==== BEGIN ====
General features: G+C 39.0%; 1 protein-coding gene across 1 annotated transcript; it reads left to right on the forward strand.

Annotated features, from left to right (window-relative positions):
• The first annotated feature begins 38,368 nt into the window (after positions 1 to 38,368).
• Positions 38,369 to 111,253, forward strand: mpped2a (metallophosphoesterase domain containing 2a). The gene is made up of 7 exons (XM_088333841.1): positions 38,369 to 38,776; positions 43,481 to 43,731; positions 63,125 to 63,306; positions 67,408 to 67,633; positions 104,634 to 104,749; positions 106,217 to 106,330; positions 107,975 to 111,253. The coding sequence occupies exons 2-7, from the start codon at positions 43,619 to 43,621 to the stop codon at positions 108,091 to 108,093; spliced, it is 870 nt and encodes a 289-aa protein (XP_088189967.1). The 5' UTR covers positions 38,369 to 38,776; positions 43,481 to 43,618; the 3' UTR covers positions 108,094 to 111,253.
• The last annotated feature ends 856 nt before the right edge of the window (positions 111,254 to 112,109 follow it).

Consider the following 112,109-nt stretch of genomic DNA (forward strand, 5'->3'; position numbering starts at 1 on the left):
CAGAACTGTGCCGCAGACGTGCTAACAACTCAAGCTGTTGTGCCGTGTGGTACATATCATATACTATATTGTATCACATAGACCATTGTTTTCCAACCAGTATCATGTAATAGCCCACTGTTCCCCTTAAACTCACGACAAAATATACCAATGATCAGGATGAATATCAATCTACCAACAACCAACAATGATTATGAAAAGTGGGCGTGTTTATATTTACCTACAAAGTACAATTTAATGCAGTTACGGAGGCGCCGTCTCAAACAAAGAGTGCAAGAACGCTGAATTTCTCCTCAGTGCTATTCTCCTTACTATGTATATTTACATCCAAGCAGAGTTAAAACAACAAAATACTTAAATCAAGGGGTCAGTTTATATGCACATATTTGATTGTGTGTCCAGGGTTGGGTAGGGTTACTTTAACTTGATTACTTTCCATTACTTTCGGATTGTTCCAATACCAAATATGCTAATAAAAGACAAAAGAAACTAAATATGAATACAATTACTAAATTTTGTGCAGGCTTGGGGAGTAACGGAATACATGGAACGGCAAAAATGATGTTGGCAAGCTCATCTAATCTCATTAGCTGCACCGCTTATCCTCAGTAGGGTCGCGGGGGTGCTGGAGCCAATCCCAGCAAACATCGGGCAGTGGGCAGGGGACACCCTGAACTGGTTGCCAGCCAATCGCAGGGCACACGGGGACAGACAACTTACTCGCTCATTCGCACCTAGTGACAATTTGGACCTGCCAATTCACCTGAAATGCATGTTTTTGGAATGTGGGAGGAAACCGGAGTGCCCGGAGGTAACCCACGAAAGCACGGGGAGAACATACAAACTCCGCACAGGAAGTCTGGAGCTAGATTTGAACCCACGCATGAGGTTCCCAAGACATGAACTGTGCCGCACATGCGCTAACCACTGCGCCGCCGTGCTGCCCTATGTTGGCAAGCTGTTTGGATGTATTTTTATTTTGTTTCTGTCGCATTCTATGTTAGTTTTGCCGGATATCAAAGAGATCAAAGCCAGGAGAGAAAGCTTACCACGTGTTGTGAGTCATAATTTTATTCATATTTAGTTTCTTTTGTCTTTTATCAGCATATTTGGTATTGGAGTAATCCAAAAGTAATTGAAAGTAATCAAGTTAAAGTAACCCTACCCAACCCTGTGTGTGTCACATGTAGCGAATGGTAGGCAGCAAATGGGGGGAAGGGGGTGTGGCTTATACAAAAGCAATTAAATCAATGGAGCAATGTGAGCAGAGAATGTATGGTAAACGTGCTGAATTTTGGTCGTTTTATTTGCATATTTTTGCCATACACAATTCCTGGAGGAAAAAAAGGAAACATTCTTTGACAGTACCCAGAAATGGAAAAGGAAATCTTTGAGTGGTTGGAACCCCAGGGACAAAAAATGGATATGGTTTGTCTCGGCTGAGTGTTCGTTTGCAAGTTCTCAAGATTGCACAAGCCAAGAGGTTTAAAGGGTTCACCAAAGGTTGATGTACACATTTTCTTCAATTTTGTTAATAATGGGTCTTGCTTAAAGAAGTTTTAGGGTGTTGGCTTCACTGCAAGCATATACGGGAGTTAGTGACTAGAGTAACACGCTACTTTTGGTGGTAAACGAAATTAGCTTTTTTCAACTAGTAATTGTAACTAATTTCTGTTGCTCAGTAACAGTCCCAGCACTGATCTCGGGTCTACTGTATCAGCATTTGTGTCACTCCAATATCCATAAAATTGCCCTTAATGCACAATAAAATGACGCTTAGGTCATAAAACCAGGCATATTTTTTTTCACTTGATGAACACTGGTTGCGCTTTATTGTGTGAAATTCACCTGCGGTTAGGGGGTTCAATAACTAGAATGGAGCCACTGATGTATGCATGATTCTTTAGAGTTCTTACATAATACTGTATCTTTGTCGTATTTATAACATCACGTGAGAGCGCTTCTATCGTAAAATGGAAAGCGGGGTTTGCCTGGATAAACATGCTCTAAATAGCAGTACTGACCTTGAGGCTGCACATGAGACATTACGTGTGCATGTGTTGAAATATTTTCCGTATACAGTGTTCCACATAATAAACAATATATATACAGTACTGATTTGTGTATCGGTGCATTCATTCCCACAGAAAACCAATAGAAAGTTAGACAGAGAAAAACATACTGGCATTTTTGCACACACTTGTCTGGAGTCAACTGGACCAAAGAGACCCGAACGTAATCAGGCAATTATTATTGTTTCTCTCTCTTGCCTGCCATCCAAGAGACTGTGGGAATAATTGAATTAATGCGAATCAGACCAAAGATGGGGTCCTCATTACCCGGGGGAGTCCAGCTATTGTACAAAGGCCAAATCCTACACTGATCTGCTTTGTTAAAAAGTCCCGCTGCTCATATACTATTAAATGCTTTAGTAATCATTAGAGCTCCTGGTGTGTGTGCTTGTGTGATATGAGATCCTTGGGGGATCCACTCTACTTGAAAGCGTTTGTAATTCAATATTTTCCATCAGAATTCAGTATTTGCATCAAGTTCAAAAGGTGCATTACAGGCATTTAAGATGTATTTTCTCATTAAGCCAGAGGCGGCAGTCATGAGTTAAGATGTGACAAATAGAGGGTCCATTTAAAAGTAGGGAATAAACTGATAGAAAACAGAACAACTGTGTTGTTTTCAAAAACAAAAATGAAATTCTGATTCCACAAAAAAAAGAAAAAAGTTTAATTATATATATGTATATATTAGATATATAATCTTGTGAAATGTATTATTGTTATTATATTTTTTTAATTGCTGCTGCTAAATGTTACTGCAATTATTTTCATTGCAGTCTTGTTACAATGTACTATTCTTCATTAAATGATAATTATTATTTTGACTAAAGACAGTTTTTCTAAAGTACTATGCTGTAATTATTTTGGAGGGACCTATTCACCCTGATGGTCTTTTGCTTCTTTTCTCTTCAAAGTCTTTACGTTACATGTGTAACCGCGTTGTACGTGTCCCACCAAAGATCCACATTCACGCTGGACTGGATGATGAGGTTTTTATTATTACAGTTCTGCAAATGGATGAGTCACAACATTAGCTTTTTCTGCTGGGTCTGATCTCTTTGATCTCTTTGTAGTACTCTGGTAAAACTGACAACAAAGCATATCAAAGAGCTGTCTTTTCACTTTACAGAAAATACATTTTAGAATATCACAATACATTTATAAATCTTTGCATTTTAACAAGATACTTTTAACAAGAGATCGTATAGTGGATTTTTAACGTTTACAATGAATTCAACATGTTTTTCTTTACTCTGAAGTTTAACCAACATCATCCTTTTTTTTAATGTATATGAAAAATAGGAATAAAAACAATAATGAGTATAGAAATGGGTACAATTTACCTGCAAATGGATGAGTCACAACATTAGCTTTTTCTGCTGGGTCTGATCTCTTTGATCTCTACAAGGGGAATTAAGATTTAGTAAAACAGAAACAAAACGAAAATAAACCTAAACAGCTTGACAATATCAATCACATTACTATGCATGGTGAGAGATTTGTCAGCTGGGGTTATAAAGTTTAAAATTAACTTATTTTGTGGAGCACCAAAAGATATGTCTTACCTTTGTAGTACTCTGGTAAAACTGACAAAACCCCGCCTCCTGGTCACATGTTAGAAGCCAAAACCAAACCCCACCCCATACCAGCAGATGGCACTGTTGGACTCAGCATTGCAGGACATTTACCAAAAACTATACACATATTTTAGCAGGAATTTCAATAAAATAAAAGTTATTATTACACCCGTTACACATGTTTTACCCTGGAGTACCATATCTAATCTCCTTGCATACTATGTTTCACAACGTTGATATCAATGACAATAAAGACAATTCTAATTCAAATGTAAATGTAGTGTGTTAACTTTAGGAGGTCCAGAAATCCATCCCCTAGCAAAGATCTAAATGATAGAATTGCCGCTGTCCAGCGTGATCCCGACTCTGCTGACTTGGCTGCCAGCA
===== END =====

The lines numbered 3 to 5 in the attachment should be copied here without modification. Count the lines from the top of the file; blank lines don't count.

• The first annotated feature begins 38,368 nt into the window (after positions 1 to 38,368).
• Positions 38,369 to 111,253, forward strand: mpped2a (metallophosphoesterase domain containing 2a). The gene is made up of 7 exons (XM_088333841.1): positions 38,369 to 38,776; positions 43,481 to 43,731; positions 63,125 to 63,306; positions 67,408 to 67,633; positions 104,634 to 104,749; positions 106,217 to 106,330; positions 107,975 to 111,253. The coding sequence occupies exons 2-7, from the start codon at positions 43,619 to 43,621 to the stop codon at positions 108,091 to 108,093; spliced, it is 870 nt and encodes a 289-aa protein (XP_088189967.1). The 5' UTR covers positions 38,369 to 38,776; positions 43,481 to 43,618; the 3' UTR covers positions 108,094 to 111,253.
• The last annotated feature ends 856 nt before the right edge of the window (positions 111,254 to 112,109 follow it).